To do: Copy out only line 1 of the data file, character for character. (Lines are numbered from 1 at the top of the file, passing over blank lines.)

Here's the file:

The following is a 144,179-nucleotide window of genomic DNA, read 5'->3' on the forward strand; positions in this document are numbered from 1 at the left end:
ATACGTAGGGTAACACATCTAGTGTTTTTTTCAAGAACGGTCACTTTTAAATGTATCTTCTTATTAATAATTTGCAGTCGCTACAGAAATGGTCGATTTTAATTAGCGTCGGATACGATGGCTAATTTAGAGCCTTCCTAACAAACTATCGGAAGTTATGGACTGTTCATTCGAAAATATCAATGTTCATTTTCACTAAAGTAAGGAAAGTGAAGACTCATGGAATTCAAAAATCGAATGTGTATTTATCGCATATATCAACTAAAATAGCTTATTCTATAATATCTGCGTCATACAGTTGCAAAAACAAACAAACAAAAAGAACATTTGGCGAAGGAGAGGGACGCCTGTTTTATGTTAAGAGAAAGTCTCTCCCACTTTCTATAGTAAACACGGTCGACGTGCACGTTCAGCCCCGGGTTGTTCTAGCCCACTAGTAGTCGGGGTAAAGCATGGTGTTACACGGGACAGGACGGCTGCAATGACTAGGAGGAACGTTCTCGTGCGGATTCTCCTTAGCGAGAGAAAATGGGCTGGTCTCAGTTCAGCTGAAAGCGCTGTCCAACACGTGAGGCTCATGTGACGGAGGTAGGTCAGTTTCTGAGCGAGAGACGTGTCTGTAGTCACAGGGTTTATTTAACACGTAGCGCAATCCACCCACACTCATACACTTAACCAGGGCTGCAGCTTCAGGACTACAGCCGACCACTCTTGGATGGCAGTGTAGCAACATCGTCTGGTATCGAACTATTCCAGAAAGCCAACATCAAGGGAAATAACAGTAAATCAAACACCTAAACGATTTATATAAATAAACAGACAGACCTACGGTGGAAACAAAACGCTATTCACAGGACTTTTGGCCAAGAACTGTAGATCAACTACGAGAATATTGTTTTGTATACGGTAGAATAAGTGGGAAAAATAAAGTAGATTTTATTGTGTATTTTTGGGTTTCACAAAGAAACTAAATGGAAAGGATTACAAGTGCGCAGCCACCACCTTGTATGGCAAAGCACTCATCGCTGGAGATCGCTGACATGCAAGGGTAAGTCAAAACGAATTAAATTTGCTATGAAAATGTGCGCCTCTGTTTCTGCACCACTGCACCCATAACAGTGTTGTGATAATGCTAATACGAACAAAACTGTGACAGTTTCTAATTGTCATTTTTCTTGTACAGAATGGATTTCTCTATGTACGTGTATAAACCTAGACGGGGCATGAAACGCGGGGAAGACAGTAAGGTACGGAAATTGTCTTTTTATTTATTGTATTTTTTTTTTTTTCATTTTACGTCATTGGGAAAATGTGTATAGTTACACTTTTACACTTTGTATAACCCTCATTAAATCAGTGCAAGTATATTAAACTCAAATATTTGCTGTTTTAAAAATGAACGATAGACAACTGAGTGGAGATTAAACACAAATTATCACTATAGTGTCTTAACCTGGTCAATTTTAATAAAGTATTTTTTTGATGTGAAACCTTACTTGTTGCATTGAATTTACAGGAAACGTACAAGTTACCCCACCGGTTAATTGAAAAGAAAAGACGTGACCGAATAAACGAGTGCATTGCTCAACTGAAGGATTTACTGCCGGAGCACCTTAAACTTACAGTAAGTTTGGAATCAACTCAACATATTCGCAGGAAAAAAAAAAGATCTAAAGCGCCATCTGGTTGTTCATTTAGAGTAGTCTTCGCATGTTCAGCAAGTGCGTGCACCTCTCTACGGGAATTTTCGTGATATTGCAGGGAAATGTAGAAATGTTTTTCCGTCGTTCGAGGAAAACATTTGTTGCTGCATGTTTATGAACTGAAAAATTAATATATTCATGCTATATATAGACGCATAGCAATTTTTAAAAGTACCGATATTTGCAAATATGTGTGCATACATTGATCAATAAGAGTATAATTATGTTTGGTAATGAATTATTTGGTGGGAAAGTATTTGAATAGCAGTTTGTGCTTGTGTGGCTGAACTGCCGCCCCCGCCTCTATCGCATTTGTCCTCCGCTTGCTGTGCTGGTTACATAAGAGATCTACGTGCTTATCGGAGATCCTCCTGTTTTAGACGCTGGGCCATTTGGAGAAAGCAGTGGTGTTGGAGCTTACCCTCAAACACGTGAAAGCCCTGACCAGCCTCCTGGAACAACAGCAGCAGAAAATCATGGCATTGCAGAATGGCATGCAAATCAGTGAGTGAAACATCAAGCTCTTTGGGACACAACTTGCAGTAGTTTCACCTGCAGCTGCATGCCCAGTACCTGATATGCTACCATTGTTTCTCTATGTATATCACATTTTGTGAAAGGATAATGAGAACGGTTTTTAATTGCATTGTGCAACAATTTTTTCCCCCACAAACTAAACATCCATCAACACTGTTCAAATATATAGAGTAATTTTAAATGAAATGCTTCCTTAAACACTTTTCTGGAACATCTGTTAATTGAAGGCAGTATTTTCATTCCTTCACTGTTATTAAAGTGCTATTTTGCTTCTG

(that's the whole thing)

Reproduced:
The following is a 144,179-nucleotide window of genomic DNA, read 5'->3' on the forward strand; positions in this document are numbered from 1 at the left end: